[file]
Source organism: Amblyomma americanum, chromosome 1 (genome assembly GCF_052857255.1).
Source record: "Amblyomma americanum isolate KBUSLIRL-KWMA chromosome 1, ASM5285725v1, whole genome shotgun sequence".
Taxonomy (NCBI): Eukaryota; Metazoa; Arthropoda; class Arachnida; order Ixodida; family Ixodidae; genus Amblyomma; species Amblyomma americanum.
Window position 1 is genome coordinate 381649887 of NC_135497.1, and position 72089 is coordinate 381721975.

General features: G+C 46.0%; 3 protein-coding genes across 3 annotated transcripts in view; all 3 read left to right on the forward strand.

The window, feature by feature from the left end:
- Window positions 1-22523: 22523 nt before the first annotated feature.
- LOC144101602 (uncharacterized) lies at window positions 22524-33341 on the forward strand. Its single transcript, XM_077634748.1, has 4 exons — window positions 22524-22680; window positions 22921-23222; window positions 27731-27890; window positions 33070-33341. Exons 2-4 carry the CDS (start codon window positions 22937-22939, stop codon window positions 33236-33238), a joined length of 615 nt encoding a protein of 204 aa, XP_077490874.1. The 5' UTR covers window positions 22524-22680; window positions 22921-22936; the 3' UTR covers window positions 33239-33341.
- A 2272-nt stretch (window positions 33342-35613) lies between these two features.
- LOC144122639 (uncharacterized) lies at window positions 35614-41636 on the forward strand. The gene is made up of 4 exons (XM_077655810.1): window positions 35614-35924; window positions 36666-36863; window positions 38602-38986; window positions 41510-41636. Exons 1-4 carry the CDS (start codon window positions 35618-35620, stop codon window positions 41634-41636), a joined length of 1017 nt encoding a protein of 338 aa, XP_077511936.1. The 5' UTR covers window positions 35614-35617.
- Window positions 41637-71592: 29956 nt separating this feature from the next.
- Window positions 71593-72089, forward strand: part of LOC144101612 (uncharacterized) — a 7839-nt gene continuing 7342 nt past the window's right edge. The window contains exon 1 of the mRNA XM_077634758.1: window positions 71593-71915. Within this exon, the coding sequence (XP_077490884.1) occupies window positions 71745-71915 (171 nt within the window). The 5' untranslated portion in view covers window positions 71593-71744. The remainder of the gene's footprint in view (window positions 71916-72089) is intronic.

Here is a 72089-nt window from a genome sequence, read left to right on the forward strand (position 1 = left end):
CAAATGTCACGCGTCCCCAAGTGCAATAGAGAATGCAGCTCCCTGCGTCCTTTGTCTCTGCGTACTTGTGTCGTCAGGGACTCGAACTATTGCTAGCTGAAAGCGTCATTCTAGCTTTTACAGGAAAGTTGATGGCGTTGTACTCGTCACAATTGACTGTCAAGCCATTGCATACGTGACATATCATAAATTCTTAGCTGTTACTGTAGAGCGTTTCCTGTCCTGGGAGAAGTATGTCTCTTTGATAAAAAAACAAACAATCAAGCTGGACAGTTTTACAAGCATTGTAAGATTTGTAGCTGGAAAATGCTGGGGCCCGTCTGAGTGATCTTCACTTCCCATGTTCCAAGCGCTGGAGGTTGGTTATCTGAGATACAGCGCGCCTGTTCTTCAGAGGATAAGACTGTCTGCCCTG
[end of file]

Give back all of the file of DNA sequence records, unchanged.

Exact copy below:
Source organism: Amblyomma americanum, chromosome 1 (genome assembly GCF_052857255.1).
Source record: "Amblyomma americanum isolate KBUSLIRL-KWMA chromosome 1, ASM5285725v1, whole genome shotgun sequence".
Taxonomy (NCBI): Eukaryota; Metazoa; Arthropoda; class Arachnida; order Ixodida; family Ixodidae; genus Amblyomma; species Amblyomma americanum.
Window position 1 is genome coordinate 381649887 of NC_135497.1, and position 72089 is coordinate 381721975.

General features: G+C 46.0%; 3 protein-coding genes across 3 annotated transcripts in view; all 3 read left to right on the forward strand.

The window, feature by feature from the left end:
- Window positions 1-22523: 22523 nt before the first annotated feature.
- LOC144101602 (uncharacterized) lies at window positions 22524-33341 on the forward strand. Its single transcript, XM_077634748.1, has 4 exons — window positions 22524-22680; window positions 22921-23222; window positions 27731-27890; window positions 33070-33341. Exons 2-4 carry the CDS (start codon window positions 22937-22939, stop codon window positions 33236-33238), a joined length of 615 nt encoding a protein of 204 aa, XP_077490874.1. The 5' UTR covers window positions 22524-22680; window positions 22921-22936; the 3' UTR covers window positions 33239-33341.
- A 2272-nt stretch (window positions 33342-35613) lies between these two features.
- LOC144122639 (uncharacterized) lies at window positions 35614-41636 on the forward strand. The gene is made up of 4 exons (XM_077655810.1): window positions 35614-35924; window positions 36666-36863; window positions 38602-38986; window positions 41510-41636. Exons 1-4 carry the CDS (start codon window positions 35618-35620, stop codon window positions 41634-41636), a joined length of 1017 nt encoding a protein of 338 aa, XP_077511936.1. The 5' UTR covers window positions 35614-35617.
- Window positions 41637-71592: 29956 nt separating this feature from the next.
- Window positions 71593-72089, forward strand: part of LOC144101612 (uncharacterized) — a 7839-nt gene continuing 7342 nt past the window's right edge. The window contains exon 1 of the mRNA XM_077634758.1: window positions 71593-71915. Within this exon, the coding sequence (XP_077490884.1) occupies window positions 71745-71915 (171 nt within the window). The 5' untranslated portion in view covers window positions 71593-71744. The remainder of the gene's footprint in view (window positions 71916-72089) is intronic.

Here is a 72089-nt window from a genome sequence, read left to right on the forward strand (position 1 = left end):
CAAATGTCACGCGTCCCCAAGTGCAATAGAGAATGCAGCTCCCTGCGTCCTTTGTCTCTGCGTACTTGTGTCGTCAGGGACTCGAACTATTGCTAGCTGAAAGCGTCATTCTAGCTTTTACAGGAAAGTTGATGGCGTTGTACTCGTCACAATTGACTGTCAAGCCATTGCATACGTGACATATCATAAATTCTTAGCTGTTACTGTAGAGCGTTTCCTGTCCTGGGAGAAGTATGTCTCTTTGATAAAAAAACAAACAATCAAGCTGGACAGTTTTACAAGCATTGTAAGATTTGTAGCTGGAAAATGCTGGGGCCCGTCTGAGTGATCTTCACTTCCCATGTTCCAAGCGCTGGAGGTTGGTTATCTGAGATACAGCGCGCCTGTTCTTCAGAGGATAAGACTGTCTGCCCTG